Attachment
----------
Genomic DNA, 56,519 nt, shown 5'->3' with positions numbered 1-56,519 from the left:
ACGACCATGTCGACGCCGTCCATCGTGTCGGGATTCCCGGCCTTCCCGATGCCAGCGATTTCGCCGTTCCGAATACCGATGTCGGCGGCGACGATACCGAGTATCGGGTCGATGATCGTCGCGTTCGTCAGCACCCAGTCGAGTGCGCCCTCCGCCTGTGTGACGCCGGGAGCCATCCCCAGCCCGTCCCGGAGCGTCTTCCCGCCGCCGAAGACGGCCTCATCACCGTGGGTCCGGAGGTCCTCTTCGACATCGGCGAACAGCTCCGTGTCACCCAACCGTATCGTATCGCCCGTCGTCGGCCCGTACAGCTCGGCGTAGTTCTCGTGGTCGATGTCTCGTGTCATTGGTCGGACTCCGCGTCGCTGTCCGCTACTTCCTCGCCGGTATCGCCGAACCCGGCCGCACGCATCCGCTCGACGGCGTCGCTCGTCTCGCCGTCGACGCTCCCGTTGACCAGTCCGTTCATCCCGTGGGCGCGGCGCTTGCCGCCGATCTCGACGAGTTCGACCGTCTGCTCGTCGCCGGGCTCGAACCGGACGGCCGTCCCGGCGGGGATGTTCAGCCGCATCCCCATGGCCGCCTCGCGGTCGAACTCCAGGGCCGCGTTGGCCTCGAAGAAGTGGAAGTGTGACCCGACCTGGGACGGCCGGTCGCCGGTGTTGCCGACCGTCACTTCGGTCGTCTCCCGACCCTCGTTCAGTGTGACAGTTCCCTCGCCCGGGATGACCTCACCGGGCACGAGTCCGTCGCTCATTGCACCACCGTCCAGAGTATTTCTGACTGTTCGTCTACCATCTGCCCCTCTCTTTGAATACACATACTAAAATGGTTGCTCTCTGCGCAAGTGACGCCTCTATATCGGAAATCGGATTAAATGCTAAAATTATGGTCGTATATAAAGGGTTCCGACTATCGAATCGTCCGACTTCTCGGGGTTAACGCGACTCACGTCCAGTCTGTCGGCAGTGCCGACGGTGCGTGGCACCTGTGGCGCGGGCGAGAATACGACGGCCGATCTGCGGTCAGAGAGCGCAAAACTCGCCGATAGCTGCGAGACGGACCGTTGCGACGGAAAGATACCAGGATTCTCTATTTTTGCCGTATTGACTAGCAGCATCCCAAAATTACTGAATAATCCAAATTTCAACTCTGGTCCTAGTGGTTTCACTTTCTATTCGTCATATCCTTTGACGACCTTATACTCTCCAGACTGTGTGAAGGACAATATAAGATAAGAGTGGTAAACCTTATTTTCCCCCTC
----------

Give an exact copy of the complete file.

Genomic DNA, 56,519 nt, shown 5'->3' with positions numbered 1-56,519 from the left:
ACGACCATGTCGACGCCGTCCATCGTGTCGGGATTCCCGGCCTTCCCGATGCCAGCGATTTCGCCGTTCCGAATACCGATGTCGGCGGCGACGATACCGAGTATCGGGTCGATGATCGTCGCGTTCGTCAGCACCCAGTCGAGTGCGCCCTCCGCCTGTGTGACGCCGGGAGCCATCCCCAGCCCGTCCCGGAGCGTCTTCCCGCCGCCGAAGACGGCCTCATCACCGTGGGTCCGGAGGTCCTCTTCGACATCGGCGAACAGCTCCGTGTCACCCAACCGTATCGTATCGCCCGTCGTCGGCCCGTACAGCTCGGCGTAGTTCTCGTGGTCGATGTCTCGTGTCATTGGTCGGACTCCGCGTCGCTGTCCGCTACTTCCTCGCCGGTATCGCCGAACCCGGCCGCACGCATCCGCTCGACGGCGTCGCTCGTCTCGCCGTCGACGCTCCCGTTGACCAGTCCGTTCATCCCGTGGGCGCGGCGCTTGCCGCCGATCTCGACGAGTTCGACCGTCTGCTCGTCGCCGGGCTCGAACCGGACGGCCGTCCCGGCGGGGATGTTCAGCCGCATCCCCATGGCCGCCTCGCGGTCGAACTCCAGGGCCGCGTTGGCCTCGAAGAAGTGGAAGTGTGACCCGACCTGGGACGGCCGGTCGCCGGTGTTGCCGACCGTCACTTCGGTCGTCTCCCGACCCTCGTTCAGTGTGACAGTTCCCTCGCCCGGGATGACCTCACCGGGCACGAGTCCGTCGCTCATTGCACCACCGTCCAGAGTATTTCTGACTGTTCGTCTACCATCTGCCCCTCTCTTTGAATACACATACTAAAATGGTTGCTCTCTGCGCAAGTGACGCCTCTATATCGGAAATCGGATTAAATGCTAAAATTATGGTCGTATATAAAGGGTTCCGACTATCGAATCGTCCGACTTCTCGGGGTTAACGCGACTCACGTCCAGTCTGTCGGCAGTGCCGACGGTGCGTGGCACCTGTGGCGCGGGCGAGAATACGACGGCCGATCTGCGGTCAGAGAGCGCAAAACTCGCCGATAGCTGCGAGACGGACCGTTGCGACGGAAAGATACCAGGATTCTCTATTTTTGCCGTATTGACTAGCAGCATCCCAAAATTACTGAATAATCCAAATTTCAACTCTGGTCCTAGTGGTTTCACTTTCTATTCGTCATATCCTTTGACGACCTTATACTCTCCAGACTGTGTGAAGGACAATATAAGATAAGAGTGGTAAACCTTATTTTCCCCCTC